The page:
Although I am quite used to having international students in my classes, it is a rather new experience being the international student. (I never really classified myself as an international student when I studied Polish in Krakow because all the students fit into that category.) When I first received the invitation from KCL to attend the three day international student orientation, I admit I was not particularly excited. How will I meet locals if I am lumped into a group without any Brits?
It didn’t take long to get over this childish fit and register, and this past week have been a wonderful time of meeting new people, exploring London, and becoming acquainted to life as a KCL student. A few key lessons learned:
The pub is not so much a building as a way of life.
From what I can tell, the nights end earlier than they do back home, but post-work Happy Hours are more frequent… as in (almost) every day. Bringing your backpack to the bar is no longer just for undergrads. At a one week assessment, it seems as if this is a great way to build community with your colleagues.
British English is a foreign language.
Sometimes its just my midwestern accent. Other times it is an the actual difference in definitions.
- Andrea: Excuse me. Do you sell sandwich bags?
- Tesco clerk: Sorry.
- Andrea: Sandwich bags.
- Tesco clerk: Sorry.
- Andrea: Sandwich bags. Ziplocks. Plastic bags for packing food. Gesticulate packing and sealing a ziplock. When you pack a lunch…
- Tesco clerk: Sorry????
- Andrea: Cling wrap or wax paper are sometimes used to wrap sandwiches. Plastic sandwich bags are also used…??? Or even tupperware if you have that… Cling wrap, Seran wrap, wax paper, packing a lunch…
- Tesco clerk: Oh! Aisle 10.
Come Christmas time I feel like I’ll be quite good at Taboo. I’ve decided to keep a running list of definitions to help with the language barrier.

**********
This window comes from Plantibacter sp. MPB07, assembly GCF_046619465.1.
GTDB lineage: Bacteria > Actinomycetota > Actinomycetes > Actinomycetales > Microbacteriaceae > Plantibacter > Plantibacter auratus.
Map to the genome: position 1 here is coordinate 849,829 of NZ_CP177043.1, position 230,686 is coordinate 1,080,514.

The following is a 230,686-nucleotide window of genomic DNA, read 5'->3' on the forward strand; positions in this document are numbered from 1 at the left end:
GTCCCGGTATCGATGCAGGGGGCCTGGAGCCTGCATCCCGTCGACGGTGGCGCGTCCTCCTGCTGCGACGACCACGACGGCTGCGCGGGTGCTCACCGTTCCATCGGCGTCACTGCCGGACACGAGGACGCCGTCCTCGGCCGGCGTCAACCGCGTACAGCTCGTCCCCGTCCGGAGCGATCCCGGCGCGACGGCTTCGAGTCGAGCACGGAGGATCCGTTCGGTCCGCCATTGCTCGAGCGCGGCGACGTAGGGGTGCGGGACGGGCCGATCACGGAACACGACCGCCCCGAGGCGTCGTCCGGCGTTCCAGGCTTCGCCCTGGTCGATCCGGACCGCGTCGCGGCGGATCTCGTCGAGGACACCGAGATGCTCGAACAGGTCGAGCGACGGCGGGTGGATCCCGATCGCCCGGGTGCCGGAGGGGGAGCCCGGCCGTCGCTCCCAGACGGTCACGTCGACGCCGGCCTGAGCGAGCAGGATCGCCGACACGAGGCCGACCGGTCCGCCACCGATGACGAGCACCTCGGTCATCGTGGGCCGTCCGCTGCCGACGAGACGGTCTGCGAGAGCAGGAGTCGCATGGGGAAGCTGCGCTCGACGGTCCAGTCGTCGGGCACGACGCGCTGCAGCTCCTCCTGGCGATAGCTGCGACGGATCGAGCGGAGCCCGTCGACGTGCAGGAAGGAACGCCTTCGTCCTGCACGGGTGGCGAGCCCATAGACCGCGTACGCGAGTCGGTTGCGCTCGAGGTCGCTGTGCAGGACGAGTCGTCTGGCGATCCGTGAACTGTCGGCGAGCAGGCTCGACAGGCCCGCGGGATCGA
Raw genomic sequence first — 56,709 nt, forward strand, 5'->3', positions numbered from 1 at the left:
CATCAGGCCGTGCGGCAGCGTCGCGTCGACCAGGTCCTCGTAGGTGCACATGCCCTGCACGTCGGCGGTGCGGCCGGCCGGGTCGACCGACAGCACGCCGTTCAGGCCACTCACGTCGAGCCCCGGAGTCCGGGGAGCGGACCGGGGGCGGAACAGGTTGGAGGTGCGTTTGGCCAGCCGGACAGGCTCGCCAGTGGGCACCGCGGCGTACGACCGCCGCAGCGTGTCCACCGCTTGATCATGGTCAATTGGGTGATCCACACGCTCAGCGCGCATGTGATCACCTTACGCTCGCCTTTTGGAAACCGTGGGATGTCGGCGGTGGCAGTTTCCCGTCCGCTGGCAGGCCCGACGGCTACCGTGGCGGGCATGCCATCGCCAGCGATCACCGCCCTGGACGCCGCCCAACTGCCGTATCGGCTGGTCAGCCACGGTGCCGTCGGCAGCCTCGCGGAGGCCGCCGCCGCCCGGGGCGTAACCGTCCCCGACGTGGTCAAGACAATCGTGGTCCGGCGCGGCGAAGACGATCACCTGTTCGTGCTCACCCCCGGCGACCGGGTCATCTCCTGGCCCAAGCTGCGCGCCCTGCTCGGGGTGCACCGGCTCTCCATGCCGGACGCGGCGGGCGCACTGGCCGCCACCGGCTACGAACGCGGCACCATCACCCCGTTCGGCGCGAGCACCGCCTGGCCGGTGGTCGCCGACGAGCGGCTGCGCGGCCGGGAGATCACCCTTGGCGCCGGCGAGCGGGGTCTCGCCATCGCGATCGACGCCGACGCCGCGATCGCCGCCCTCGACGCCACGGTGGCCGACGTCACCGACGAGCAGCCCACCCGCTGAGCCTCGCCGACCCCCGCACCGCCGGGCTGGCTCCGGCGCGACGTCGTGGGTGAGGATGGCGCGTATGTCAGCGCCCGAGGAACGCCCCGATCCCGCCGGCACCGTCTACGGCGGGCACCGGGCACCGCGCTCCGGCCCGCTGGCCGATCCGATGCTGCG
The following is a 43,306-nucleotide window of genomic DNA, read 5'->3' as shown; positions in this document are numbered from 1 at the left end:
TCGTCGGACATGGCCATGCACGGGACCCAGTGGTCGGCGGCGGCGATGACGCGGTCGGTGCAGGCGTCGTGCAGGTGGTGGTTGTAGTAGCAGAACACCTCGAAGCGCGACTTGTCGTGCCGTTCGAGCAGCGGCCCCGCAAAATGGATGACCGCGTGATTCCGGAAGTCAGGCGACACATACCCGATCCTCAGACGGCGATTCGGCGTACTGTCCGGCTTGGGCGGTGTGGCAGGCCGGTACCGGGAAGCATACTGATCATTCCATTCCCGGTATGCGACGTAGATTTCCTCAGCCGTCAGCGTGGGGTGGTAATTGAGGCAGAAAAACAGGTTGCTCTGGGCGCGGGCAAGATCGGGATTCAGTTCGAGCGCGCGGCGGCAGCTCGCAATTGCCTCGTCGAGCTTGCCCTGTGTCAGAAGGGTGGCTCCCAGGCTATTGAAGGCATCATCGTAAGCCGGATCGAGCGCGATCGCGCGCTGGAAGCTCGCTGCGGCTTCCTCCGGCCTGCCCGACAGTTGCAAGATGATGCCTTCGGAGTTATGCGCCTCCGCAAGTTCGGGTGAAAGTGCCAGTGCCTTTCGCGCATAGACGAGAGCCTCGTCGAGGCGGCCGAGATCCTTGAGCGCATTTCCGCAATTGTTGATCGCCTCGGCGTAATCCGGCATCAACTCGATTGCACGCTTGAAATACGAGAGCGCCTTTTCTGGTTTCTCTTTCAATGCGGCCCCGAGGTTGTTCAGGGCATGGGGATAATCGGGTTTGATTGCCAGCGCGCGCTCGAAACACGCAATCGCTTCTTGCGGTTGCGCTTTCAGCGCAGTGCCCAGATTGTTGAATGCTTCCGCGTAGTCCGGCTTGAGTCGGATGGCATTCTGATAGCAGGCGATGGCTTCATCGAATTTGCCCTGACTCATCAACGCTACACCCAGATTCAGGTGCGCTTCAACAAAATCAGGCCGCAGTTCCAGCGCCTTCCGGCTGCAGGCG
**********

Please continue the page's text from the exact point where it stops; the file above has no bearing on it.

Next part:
Yes, there is a student discount.
Be it a bus fare, restaurant, hostel or theater tickets, there is probably a student discount. If you are not sure, ask. You are not considered cheap if you ask. You’ll just be considered stupid if you spend more than required.
The cost of living is indeed high!
Here’s a cost comparison between Ann Arbor & London to give you an idea. I knew this coming in, but there are still some sticker shock moments. The most painful purchase so far has been laundry detergent– £10 ($16.20) for 41 washes! Needless to say my expectations for how clean my laundry will be are pretty high. The positive aspect of living in one of the most expensive places in the world is that there is a collective poverty, or really, just a need to budget effectively. Identify the best method for transportation before you head out for the day, make meals at home, check drink prices before heading into a pub, and take advantage of student discounts!
Pedestrian lights are mere suggestions.
- If the street is clear, walk. If a car is in the distance, walk quickly.
- If a car is approaching but other peds are crossing the intersection, move with the crowd. If only one brave soul is crossing while a car is approaching, use your best judgement. If you decide to move, make eye contact with the driver. Do not be alarmed if the man in the left seat is texting in the car– he is not the driver.
- Use the directions painted on the street to remind you of the directional flow of traffic.
- Bikers ride in the road but follow similar rules to pedestrians. If you meet a biker at an intersection, give him the right of way. You will lose in a collision.
Public safety operates… differently here.
Clearly there are no rules against jaywalking, but laws pertaining to weapons are quite strict. For example, pepper spray is an illegal weapon and thus may not be carried. You may, however, use an item for self defense that is not explicitly a weapon. As presented by a London police officer, raking keys across an assailants eyes should do the trick. Woof. And Americans are stereotyped as being brutal.
Another interesting point pertains to sexual assault. Having attended many a required SAPAC (Sexual Assult Prevention and Awareness Center) information sessions at UM, it is taught that sexual assault is never the victim’s fault. Here, however, the language was much less explicit as the officer explained that when he receives a case he examines the victim, too: their appearance / dress, blood alcohol level, etc.
And this was just the first few days! Perhaps these were rather obvious observations, but I’m looking forward to learning about more of the nuances throughout the year.